I occasionally do the multiple-duck thing myself, at least to the point of cooking the breast and (sometimes boned and stuffed) legs separately. It optimizes the cooking times and methods for each part, as one might for a hog: grill the chops, braise or barbecue the shoulder, cure the ham, roast the belly (yes, I said roast the belly; you should try it before you laugh).
But ducks are smaller than hogs. Can’t you just throw one in the oven and roast it, the way your grandmother did and the way everybody else untainted by modern cooking does? You sure can, and that’s, more or less, what I recently did with a duck from our local farmers market. I say “more or less” because there was one extra step before it went into the oven, as you’ll see.
The first fancy French restaurant that Jackie and I visited repeatedly was New York’s Lutece, which closed a number of years ago. Its chef-owner, Andre Soltner, served roast duck with seasonal fruit sauces — I recall raspberries and oranges, for example — always with a perfect balance of ducky richness, fruity sweetness and vinegary tartness (and always carved tableside with skill and style).
Old-fashioned roast duck it was, and Soltner told me the way he cooked it: Brown the duck all over in a skillet, for about 20 minutes over medium-low heat, to render out some of the fat and get the skin-crisping under way; then put it into a 500-degree oven for 45 or 50 minutes. This — as I remember well from our old apartment, which had no window in the kitchen — made smoke and odors. But it also made a killer roast.
That’s what I had planned for our duck, but with late-season peas rather than fruit. Then the thermometer hit what seemed like 110 degrees, and the idea of running the oven at its maximum lost all appeal. Instead, after pan-browning the duck, I seasoned it and roasted it on a rack in a 375-degree oven for 1 hour 11 minutes and 11 seconds. (Repeatedly pressing the “1” button on the timer is far easier than setting it for an hour and 10 minutes or an hour and 15 minutes, don’t you think?) I poured off fat as it accumulated (and used some to fry cubed potatoes).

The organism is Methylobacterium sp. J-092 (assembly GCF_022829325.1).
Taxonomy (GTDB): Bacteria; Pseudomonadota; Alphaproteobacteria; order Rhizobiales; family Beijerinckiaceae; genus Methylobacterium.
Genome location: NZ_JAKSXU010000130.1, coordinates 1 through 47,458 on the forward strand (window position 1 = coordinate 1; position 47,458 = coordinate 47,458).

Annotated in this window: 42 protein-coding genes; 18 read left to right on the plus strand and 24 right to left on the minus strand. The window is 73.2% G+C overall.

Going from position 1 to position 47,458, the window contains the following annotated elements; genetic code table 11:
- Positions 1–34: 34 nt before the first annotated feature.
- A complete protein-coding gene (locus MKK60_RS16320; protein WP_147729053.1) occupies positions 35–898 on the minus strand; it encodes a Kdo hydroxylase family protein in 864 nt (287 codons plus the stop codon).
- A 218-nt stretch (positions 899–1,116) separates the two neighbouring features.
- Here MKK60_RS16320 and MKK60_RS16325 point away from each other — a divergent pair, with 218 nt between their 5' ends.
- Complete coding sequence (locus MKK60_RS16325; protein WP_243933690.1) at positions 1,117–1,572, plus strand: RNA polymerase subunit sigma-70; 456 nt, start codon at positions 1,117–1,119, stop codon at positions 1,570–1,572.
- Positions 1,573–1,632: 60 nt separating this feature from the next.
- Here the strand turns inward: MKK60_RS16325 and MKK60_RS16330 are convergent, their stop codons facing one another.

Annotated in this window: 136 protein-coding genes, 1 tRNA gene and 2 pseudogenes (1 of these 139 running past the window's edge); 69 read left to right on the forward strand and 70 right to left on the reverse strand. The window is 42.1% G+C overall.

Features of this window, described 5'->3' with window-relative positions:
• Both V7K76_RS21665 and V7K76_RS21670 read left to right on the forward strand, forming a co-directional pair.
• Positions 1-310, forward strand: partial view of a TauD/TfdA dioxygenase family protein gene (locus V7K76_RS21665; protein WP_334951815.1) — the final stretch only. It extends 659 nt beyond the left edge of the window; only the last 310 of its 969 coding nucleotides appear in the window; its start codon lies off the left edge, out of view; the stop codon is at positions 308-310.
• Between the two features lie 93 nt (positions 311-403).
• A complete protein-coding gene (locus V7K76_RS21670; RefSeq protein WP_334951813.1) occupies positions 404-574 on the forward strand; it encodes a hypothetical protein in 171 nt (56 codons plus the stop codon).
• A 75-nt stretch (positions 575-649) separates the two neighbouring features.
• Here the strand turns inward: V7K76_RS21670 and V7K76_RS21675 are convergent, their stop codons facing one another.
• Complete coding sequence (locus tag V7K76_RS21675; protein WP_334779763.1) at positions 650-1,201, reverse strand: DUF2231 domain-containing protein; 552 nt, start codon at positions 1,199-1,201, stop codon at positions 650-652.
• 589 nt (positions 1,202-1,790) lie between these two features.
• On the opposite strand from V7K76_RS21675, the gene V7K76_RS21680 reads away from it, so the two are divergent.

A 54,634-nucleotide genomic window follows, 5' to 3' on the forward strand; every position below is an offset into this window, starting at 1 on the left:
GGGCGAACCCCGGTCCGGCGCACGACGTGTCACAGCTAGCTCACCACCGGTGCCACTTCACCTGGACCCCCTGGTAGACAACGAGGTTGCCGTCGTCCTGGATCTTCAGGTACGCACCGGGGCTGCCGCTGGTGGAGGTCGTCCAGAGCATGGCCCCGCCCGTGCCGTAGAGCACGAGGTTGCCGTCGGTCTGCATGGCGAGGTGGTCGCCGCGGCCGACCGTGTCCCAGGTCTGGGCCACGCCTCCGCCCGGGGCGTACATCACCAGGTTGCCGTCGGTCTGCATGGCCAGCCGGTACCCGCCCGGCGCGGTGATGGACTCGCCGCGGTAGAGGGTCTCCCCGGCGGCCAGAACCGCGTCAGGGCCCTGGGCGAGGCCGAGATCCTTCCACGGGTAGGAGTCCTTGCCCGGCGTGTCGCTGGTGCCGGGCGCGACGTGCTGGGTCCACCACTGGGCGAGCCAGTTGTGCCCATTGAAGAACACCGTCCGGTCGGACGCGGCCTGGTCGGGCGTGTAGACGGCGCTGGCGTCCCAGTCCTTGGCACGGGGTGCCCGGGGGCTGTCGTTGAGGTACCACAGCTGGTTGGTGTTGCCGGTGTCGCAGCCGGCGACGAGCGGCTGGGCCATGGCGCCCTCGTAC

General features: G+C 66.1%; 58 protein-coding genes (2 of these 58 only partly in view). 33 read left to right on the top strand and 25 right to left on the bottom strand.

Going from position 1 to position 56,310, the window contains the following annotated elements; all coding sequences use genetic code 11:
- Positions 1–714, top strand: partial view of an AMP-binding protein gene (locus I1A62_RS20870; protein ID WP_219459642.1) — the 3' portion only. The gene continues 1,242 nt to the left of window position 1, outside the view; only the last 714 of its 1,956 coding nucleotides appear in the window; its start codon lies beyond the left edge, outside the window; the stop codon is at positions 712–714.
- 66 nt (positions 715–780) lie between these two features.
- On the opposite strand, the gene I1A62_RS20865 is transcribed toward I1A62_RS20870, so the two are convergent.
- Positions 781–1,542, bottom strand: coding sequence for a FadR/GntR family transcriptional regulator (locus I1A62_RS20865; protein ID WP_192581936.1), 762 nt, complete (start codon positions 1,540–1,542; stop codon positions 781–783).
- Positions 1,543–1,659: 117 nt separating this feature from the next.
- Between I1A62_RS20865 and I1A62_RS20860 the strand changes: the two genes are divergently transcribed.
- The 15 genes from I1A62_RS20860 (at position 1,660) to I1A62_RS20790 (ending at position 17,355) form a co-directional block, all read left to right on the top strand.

The day before, I’d made duck stock by browning the neck, feet and wings (from the elbow down), adding carrots, onion and a little celery and letting them brown a bit, too. Then I deglazed with white wine and simmered the ingredients in chicken stock with thyme and parsley and a squirt of tomato paste out of a tube. When it had chilled, the solidified fat lifted off easily. As the duck was roasting, I reduced this stock, adding tarragon (use whatever herb makes sense to you, which will depend on what you plan to serve with the meat). When the bird was out of the oven and resting, I added freshly shelled peas to cook in the sauce and dressed the plates with this before laying crisp-skinned breast and leg pieces on each, with those sauteed potatoes on the side.
There’s something satisfying about Duck One Way: The well-done-but-still-moist breast meat tastes duckier than a rare magret de canard, which can almost be mistaken for beef. And that skin! Crisp, with enough fat to have real flavor and that special feeling in the mouth — the one nothing but an old-fashioned roast can provide.
What, with the sauce and the peas and the potatoes, it was too much for Jackie and me to finish. So the next day we had duck hash, which I suppose means that, in the end, we did wind up having Duck Two Ways.